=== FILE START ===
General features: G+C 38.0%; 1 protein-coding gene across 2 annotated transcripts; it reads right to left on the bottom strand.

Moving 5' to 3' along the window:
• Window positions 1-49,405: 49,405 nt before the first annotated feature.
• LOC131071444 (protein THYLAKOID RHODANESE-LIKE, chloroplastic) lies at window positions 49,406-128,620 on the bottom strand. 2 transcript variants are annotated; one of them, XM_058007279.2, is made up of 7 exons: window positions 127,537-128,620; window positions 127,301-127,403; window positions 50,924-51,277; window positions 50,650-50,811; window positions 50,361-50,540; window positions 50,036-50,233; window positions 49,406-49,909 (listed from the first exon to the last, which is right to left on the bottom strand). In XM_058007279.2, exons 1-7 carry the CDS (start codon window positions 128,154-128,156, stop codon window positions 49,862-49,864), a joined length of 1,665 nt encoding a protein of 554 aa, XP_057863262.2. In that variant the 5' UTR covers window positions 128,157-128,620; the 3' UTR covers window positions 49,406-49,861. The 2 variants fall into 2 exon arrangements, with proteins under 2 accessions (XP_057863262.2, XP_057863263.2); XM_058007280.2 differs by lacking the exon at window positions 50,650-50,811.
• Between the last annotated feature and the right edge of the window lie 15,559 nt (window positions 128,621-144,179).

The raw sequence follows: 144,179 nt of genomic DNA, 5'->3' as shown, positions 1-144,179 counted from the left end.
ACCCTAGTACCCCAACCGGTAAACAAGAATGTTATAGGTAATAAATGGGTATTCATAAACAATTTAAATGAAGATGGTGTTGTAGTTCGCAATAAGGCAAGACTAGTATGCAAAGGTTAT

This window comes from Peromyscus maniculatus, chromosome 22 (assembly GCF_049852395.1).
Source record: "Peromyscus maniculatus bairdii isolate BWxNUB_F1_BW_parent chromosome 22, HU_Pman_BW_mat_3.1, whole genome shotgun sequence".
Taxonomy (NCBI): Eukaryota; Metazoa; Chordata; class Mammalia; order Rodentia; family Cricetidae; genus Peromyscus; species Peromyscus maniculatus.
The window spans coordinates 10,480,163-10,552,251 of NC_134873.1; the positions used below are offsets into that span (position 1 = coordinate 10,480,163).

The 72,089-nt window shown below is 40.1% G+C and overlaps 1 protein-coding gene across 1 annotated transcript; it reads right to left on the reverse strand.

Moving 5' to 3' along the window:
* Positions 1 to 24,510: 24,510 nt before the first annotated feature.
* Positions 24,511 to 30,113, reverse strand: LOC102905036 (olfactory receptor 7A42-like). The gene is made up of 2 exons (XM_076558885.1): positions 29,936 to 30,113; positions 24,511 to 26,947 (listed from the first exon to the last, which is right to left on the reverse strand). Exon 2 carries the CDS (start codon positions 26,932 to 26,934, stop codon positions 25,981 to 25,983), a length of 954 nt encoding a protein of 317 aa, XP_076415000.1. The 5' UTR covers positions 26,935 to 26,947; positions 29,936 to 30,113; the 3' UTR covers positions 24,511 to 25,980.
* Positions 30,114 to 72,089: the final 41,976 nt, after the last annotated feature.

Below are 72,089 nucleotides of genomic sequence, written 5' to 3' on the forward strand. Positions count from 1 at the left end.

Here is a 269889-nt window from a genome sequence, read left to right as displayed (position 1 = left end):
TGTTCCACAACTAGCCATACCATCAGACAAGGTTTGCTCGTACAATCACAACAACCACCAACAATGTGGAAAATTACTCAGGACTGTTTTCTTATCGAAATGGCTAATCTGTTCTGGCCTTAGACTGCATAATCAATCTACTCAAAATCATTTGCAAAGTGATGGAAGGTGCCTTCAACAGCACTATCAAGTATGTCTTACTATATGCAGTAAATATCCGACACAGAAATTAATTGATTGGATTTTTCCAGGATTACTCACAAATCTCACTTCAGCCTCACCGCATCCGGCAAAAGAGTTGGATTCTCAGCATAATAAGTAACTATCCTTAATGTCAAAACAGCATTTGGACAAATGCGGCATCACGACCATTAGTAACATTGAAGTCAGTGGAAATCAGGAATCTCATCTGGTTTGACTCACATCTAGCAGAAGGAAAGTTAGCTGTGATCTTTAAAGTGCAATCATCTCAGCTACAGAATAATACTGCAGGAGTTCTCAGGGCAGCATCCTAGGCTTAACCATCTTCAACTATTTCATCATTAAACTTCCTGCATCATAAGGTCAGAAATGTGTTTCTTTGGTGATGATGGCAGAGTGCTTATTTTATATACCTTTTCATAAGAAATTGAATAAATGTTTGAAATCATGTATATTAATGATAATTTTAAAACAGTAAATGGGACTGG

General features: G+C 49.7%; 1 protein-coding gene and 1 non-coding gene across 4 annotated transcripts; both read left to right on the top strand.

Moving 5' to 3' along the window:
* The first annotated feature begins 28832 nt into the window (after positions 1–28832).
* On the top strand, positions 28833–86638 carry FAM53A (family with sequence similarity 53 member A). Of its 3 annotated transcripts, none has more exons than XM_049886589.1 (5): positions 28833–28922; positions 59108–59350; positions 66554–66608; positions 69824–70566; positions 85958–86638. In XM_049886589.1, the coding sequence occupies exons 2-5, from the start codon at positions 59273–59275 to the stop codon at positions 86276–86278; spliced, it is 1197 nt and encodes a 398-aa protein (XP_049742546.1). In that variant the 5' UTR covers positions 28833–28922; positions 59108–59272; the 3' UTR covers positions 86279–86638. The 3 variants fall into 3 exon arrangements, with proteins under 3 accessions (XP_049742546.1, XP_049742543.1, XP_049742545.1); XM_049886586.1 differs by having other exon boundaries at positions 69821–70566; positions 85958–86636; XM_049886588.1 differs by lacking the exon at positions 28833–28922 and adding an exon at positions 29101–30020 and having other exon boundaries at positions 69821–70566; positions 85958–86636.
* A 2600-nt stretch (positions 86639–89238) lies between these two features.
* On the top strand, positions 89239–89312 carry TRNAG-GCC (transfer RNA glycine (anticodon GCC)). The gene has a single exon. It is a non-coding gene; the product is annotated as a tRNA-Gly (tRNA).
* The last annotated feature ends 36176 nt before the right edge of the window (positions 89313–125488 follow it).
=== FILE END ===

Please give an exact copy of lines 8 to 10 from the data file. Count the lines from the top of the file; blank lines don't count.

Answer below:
This window comes from Peromyscus maniculatus, chromosome 22 (assembly GCF_049852395.1).
Source record: "Peromyscus maniculatus bairdii isolate BWxNUB_F1_BW_parent chromosome 22, HU_Pman_BW_mat_3.1, whole genome shotgun sequence".
Taxonomy (NCBI): Eukaryota; Metazoa; Chordata; class Mammalia; order Rodentia; family Cricetidae; genus Peromyscus; species Peromyscus maniculatus.